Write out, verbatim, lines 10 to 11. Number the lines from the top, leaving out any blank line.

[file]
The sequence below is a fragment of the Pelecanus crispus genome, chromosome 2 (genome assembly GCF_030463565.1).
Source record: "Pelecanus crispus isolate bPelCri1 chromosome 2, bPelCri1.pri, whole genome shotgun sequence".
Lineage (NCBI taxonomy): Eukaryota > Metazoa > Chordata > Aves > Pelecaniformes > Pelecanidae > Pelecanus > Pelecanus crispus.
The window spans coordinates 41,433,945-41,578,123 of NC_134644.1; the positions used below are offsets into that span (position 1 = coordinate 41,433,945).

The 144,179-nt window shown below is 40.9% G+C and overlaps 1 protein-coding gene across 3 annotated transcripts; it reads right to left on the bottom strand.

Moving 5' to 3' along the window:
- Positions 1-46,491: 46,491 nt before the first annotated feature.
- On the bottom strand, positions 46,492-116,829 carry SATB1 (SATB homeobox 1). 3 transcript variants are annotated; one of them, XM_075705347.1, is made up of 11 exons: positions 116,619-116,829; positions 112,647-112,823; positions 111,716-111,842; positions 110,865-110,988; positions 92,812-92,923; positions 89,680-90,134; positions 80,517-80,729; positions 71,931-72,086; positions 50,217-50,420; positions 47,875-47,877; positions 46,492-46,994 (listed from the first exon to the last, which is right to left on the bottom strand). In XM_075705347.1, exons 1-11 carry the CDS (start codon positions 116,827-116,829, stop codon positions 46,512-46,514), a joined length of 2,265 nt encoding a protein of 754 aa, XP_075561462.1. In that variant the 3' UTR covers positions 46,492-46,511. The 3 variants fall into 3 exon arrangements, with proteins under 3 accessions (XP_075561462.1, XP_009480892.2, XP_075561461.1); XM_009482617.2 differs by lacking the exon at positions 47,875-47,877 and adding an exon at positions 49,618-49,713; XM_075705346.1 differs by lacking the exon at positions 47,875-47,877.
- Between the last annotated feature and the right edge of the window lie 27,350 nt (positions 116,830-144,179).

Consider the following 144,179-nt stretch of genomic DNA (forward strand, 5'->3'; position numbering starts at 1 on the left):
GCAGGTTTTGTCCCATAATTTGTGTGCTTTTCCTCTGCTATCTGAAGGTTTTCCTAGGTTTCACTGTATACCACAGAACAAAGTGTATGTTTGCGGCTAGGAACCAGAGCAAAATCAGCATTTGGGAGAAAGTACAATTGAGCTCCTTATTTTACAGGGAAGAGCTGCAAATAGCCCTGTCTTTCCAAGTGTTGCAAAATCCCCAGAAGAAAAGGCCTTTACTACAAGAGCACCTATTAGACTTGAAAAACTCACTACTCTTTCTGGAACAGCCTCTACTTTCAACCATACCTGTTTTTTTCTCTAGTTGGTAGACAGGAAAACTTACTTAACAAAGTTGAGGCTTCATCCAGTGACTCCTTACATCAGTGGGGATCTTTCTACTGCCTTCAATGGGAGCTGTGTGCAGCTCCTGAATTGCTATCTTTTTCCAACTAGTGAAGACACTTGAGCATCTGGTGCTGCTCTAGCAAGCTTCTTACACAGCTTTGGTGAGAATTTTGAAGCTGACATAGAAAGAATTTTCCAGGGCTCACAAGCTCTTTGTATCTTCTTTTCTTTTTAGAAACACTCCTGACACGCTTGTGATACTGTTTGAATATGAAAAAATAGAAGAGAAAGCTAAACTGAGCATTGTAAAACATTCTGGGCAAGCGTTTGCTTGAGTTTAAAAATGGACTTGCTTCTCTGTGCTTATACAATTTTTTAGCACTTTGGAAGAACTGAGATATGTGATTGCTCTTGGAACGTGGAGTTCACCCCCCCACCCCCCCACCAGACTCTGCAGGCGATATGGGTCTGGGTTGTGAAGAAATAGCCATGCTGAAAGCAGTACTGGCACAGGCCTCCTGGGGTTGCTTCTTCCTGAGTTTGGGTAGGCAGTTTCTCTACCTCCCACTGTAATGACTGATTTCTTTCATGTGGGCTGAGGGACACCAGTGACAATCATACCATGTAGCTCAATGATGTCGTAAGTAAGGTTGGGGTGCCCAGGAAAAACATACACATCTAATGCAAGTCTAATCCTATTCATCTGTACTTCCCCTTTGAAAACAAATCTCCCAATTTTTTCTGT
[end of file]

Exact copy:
Consider the following 144,179-nt stretch of genomic DNA (forward strand, 5'->3'; position numbering starts at 1 on the left):
GCAGGTTTTGTCCCATAATTTGTGTGCTTTTCCTCTGCTATCTGAAGGTTTTCCTAGGTTTCACTGTATACCACAGAACAAAGTGTATGTTTGCGGCTAGGAACCAGAGCAAAATCAGCATTTGGGAGAAAGTACAATTGAGCTCCTTATTTTACAGGGAAGAGCTGCAAATAGCCCTGTCTTTCCAAGTGTTGCAAAATCCCCAGAAGAAAAGGCCTTTACTACAAGAGCACCTATTAGACTTGAAAAACTCACTACTCTTTCTGGAACAGCCTCTACTTTCAACCATACCTGTTTTTTTCTCTAGTTGGTAGACAGGAAAACTTACTTAACAAAGTTGAGGCTTCATCCAGTGACTCCTTACATCAGTGGGGATCTTTCTACTGCCTTCAATGGGAGCTGTGTGCAGCTCCTGAATTGCTATCTTTTTCCAACTAGTGAAGACACTTGAGCATCTGGTGCTGCTCTAGCAAGCTTCTTACACAGCTTTGGTGAGAATTTTGAAGCTGACATAGAAAGAATTTTCCAGGGCTCACAAGCTCTTTGTATCTTCTTTTCTTTTTAGAAACACTCCTGACACGCTTGTGATACTGTTTGAATATGAAAAAATAGAAGAGAAAGCTAAACTGAGCATTGTAAAACATTCTGGGCAAGCGTTTGCTTGAGTTTAAAAATGGACTTGCTTCTCTGTGCTTATACAATTTTTTAGCACTTTGGAAGAACTGAGATATGTGATTGCTCTTGGAACGTGGAGTTCACCCCCCCACCCCCCCACCAGACTCTGCAGGCGATATGGGTCTGGGTTGTGAAGAAATAGCCATGCTGAAAGCAGTACTGGCACAGGCCTCCTGGGGTTGCTTCTTCCTGAGTTTGGGTAGGCAGTTTCTCTACCTCCCACTGTAATGACTGATTTCTTTCATGTGGGCTGAGGGACACCAGTGACAATCATACCATGTAGCTCAATGATGTCGTAAGTAAGGTTGGGGTGCCCAGGAAAAACATACACATCTAATGCAAGTCTAATCCTATTCATCTGTACTTCCCCTTTGAAAACAAATCTCCCAATTTTTTCTGT